THE MICHIGAN DAILY
Sunday, January 9 11?77 1
~'age Two N THE MICHIGAN DAILY ~undoy, January 9, 1977
Congress eyes plans
The end is near: Illinois
group wats for doomsday
STELLE, Ill. (I') - This com- the world, will be airlif ed to ;ances but evervone is aka
For consideration as 1977-78 offerings, Course
Mart proposals for Fall 1977 AND Winter 1978
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(Continued from Page 1)
The proposals also include
additional $5 billion to $81
lion in federal spending aim
at creation of jobs and the
billion more for public wo
ONE PROPOSAL in Congr
is a comprehensive governm
planning and full employm
program known as the Hum
rey-Hawkins bill, sponsored
Sen. Hubert Humphrey
Minn.) and Rep. Augus
The concept was endorsed by!
Carter late in the presidential
primaries but he gave the bill
his full endorsement only after
the House Education and Labor
Committee revised it along his
recommendations to lower the
three-year target goal of unem-
ployment. As it now stands, the
goal would be three per cent
adult unemployment within
four years. Some economists
say this could hardly be reached
without risking dangerous new
0/ munity was established to plan safety and will return to oui]l
Svastly scaled-down version 01 for doomsday, expected in the the Nation of God, according to
the intensive residential skills year 2000. But residents are Kieninger's plan.
training program begun during more concerned now with sur- The Stelle Group is a non-G
President Lyndon Johnson's war viving the worrld monetary col- profit corporation, and Stelle In-
on poverty. lapse they see coming this year. dustries is the profit-turning'
There are proposals to expond "We are trying to get as self business. A factory houses wood-1
it. he sufficient as we can. We are not working, plastics, graphics and
Another is the Youth ' Conser- panicky, just prudent," says metal divisions.
vation Corps, a $35 million pro- Malcolm Carnahan, who rode
gram for persons aged 15 to 18 out a power struggle to become CARNAHAN EXPLAINS that'
who work in state or national head of what s known as the the Group- with about 175 adult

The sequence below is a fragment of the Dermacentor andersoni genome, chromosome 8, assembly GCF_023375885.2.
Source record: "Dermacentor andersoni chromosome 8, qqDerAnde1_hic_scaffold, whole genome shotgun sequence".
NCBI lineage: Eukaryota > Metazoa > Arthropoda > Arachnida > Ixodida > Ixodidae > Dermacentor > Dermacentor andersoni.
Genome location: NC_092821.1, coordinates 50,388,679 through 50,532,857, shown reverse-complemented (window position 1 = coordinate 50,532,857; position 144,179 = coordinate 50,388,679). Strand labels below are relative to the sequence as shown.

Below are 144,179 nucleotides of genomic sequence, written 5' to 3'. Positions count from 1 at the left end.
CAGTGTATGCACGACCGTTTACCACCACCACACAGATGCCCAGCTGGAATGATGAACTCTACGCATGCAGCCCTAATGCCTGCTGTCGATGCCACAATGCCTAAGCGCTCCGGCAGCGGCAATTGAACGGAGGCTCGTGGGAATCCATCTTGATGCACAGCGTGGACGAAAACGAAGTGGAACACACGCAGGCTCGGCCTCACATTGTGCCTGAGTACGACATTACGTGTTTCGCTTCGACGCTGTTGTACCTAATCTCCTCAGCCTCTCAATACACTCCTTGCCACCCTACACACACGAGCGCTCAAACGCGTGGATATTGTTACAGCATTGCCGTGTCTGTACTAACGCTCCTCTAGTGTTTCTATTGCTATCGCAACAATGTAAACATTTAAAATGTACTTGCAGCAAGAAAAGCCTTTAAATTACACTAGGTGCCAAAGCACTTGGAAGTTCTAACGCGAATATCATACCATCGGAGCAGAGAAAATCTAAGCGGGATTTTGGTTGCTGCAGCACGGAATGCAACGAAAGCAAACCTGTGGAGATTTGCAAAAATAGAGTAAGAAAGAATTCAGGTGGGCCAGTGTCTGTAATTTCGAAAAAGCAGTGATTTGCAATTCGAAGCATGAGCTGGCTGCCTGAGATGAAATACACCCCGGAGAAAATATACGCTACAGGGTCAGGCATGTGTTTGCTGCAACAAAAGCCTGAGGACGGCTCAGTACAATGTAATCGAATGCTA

parks and forests. t 'Gdgbelievers, 70 living in Steile -
BIG BUSINESS has proposed "place") Group. "All signs is neithersa movement nor a
to Carter many versions of on- point to the collapse of the worldI religion. Its members, lie sags,
the-job training programs. In monetary system in another are practical, chosen people.
some cases these would ameunt year. It was foreseen by our whose lives are based on a sys-
to apprenticeships for persons founder in 1963."tem of accountabili:y and re-
without skills who could work - sponsibility.
Join The Daily Staff
Don't Get Frost Bite on the Way to
Classes. 'U" Towers Is Only' Minutes
Away From the Diag. 4 Month Winter
Hawkins has already reintro-
duced the bill in the House and
Humphrey was to follow with
his companion version on Mon-
day. They claim full support of
Carter. But many Carter aides,
inchlding his campaign econom-
ic adviser Lawrence Klein, say
the bill will be watered down or
shinted aside for the time be-
Most of the dozens of jobs
J bills introduced so far this ses-
sion focus on increasing the job
onnortuni'ies for youths and the
hard-core urban unemployed.
The over-all unemployment
rate is 8.1 per cent but it is
mu 1h higher for youth, women
TWO PROGRAMS now exist
snecially geared toward young
One is a $30 million 20,000-
person Jobs Corps, which is a
into the permanent company job
This week, the chairman of
the U.S. Conference of Mayors,
Newark Mayor Kenneth Gibson,
and General Electric's Reginald
Jones, are to sketch out their